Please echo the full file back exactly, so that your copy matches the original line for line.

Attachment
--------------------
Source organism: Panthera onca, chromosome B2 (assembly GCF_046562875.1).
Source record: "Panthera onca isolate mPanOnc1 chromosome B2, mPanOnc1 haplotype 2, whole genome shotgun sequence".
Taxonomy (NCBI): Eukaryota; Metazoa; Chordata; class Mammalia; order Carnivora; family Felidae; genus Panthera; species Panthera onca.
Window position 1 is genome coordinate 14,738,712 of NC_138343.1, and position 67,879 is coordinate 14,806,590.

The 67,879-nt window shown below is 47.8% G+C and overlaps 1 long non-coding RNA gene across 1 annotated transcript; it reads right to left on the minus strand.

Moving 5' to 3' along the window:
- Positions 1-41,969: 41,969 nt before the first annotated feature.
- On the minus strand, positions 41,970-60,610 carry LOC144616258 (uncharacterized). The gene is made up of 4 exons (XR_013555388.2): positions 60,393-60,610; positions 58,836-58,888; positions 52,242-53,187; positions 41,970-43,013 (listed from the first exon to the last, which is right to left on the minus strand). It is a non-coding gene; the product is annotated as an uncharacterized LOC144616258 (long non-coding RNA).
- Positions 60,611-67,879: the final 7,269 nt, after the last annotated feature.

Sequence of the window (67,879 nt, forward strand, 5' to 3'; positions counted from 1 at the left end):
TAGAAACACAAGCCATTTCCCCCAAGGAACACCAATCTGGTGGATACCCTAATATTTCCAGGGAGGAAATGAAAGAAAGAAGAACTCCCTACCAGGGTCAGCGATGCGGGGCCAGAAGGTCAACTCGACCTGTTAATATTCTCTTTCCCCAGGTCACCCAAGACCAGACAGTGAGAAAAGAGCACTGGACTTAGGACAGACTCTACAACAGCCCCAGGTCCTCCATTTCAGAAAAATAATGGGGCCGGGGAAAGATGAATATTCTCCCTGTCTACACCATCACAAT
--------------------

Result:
Source organism: Panthera onca, chromosome B2 (assembly GCF_046562875.1).
Source record: "Panthera onca isolate mPanOnc1 chromosome B2, mPanOnc1 haplotype 2, whole genome shotgun sequence".
Taxonomy (NCBI): Eukaryota; Metazoa; Chordata; class Mammalia; order Carnivora; family Felidae; genus Panthera; species Panthera onca.
Window position 1 is genome coordinate 14,738,712 of NC_138343.1, and position 67,879 is coordinate 14,806,590.

The 67,879-nt window shown below is 47.8% G+C and overlaps 1 long non-coding RNA gene across 1 annotated transcript; it reads right to left on the minus strand.

Moving 5' to 3' along the window:
- Positions 1-41,969: 41,969 nt before the first annotated feature.
- On the minus strand, positions 41,970-60,610 carry LOC144616258 (uncharacterized). The gene is made up of 4 exons (XR_013555388.2): positions 60,393-60,610; positions 58,836-58,888; positions 52,242-53,187; positions 41,970-43,013 (listed from the first exon to the last, which is right to left on the minus strand). It is a non-coding gene; the product is annotated as an uncharacterized LOC144616258 (long non-coding RNA).
- Positions 60,611-67,879: the final 7,269 nt, after the last annotated feature.

Sequence of the window (67,879 nt, forward strand, 5' to 3'; positions counted from 1 at the left end):
TAGAAACACAAGCCATTTCCCCCAAGGAACACCAATCTGGTGGATACCCTAATATTTCCAGGGAGGAAATGAAAGAAAGAAGAACTCCCTACCAGGGTCAGCGATGCGGGGCCAGAAGGTCAACTCGACCTGTTAATATTCTCTTTCCCCAGGTCACCCAAGACCAGACAGTGAGAAAAGAGCACTGGACTTAGGACAGACTCTACAACAGCCCCAGGTCCTCCATTTCAGAAAAATAATGGGGCCGGGGAAAGATGAATATTCTCCCTGTCTACACCATCACAAT